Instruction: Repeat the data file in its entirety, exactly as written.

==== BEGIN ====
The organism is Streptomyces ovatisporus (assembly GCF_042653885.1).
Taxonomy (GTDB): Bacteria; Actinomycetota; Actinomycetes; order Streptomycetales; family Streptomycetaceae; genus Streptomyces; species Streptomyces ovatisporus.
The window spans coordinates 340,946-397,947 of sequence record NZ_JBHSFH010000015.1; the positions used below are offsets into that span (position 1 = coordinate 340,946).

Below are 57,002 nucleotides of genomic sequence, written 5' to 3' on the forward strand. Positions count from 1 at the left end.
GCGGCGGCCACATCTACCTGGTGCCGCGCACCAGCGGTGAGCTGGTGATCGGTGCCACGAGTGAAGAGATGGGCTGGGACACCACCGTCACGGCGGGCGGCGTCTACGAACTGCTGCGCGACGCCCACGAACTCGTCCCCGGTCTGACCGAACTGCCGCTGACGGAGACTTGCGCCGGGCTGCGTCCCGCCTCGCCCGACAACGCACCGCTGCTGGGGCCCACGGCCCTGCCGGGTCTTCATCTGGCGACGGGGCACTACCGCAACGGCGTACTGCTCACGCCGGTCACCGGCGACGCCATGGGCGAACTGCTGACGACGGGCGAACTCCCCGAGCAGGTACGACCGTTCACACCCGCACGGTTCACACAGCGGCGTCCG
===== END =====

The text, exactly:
The organism is Streptomyces ovatisporus (assembly GCF_042653885.1).
Taxonomy (GTDB): Bacteria; Actinomycetota; Actinomycetes; order Streptomycetales; family Streptomycetaceae; genus Streptomyces; species Streptomyces ovatisporus.
The window spans coordinates 340,946-397,947 of sequence record NZ_JBHSFH010000015.1; the positions used below are offsets into that span (position 1 = coordinate 340,946).

Below are 57,002 nucleotides of genomic sequence, written 5' to 3' on the forward strand. Positions count from 1 at the left end.
GCGGCGGCCACATCTACCTGGTGCCGCGCACCAGCGGTGAGCTGGTGATCGGTGCCACGAGTGAAGAGATGGGCTGGGACACCACCGTCACGGCGGGCGGCGTCTACGAACTGCTGCGCGACGCCCACGAACTCGTCCCCGGTCTGACCGAACTGCCGCTGACGGAGACTTGCGCCGGGCTGCGTCCCGCCTCGCCCGACAACGCACCGCTGCTGGGGCCCACGGCCCTGCCGGGTCTTCATCTGGCGACGGGGCACTACCGCAACGGCGTACTGCTCACGCCGGTCACCGGCGACGCCATGGGCGAACTGCTGACGACGGGCGAACTCCCCGAGCAGGTACGACCGTTCACACCCGCACGGTTCACACAGCGGCGTCCG